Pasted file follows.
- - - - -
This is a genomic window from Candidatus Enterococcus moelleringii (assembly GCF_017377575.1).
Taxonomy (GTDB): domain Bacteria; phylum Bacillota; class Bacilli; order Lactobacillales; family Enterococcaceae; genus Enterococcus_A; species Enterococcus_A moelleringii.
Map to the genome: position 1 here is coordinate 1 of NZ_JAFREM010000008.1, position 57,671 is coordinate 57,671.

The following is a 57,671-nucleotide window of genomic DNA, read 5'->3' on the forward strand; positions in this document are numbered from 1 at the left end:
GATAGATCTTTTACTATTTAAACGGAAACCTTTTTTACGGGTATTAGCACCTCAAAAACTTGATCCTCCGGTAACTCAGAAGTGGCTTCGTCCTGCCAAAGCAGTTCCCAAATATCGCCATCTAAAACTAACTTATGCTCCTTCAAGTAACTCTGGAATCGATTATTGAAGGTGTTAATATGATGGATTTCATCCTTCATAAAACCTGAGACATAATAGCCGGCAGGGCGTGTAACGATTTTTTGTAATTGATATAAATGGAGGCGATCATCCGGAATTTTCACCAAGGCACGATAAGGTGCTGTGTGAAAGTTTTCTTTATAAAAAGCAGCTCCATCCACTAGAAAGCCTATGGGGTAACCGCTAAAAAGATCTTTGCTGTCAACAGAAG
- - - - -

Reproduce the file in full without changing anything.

This is a genomic window from Candidatus Enterococcus moelleringii (assembly GCF_017377575.1).
Taxonomy (GTDB): domain Bacteria; phylum Bacillota; class Bacilli; order Lactobacillales; family Enterococcaceae; genus Enterococcus_A; species Enterococcus_A moelleringii.
Map to the genome: position 1 here is coordinate 1 of NZ_JAFREM010000008.1, position 57,671 is coordinate 57,671.

The following is a 57,671-nucleotide window of genomic DNA, read 5'->3' on the forward strand; positions in this document are numbered from 1 at the left end:
GATAGATCTTTTACTATTTAAACGGAAACCTTTTTTACGGGTATTAGCACCTCAAAAACTTGATCCTCCGGTAACTCAGAAGTGGCTTCGTCCTGCCAAAGCAGTTCCCAAATATCGCCATCTAAAACTAACTTATGCTCCTTCAAGTAACTCTGGAATCGATTATTGAAGGTGTTAATATGATGGATTTCATCCTTCATAAAACCTGAGACATAATAGCCGGCAGGGCGTGTAACGATTTTTTGTAATTGATATAAATGGAGGCGATCATCCGGAATTTTCACCAAGGCACGATAAGGTGCTGTGTGAAAGTTTTCTTTATAAAAAGCAGCTCCATCCACTAGAAAGCCTATGGGGTAACCGCTAAAAAGATCTTTGCTGTCAACAGAAG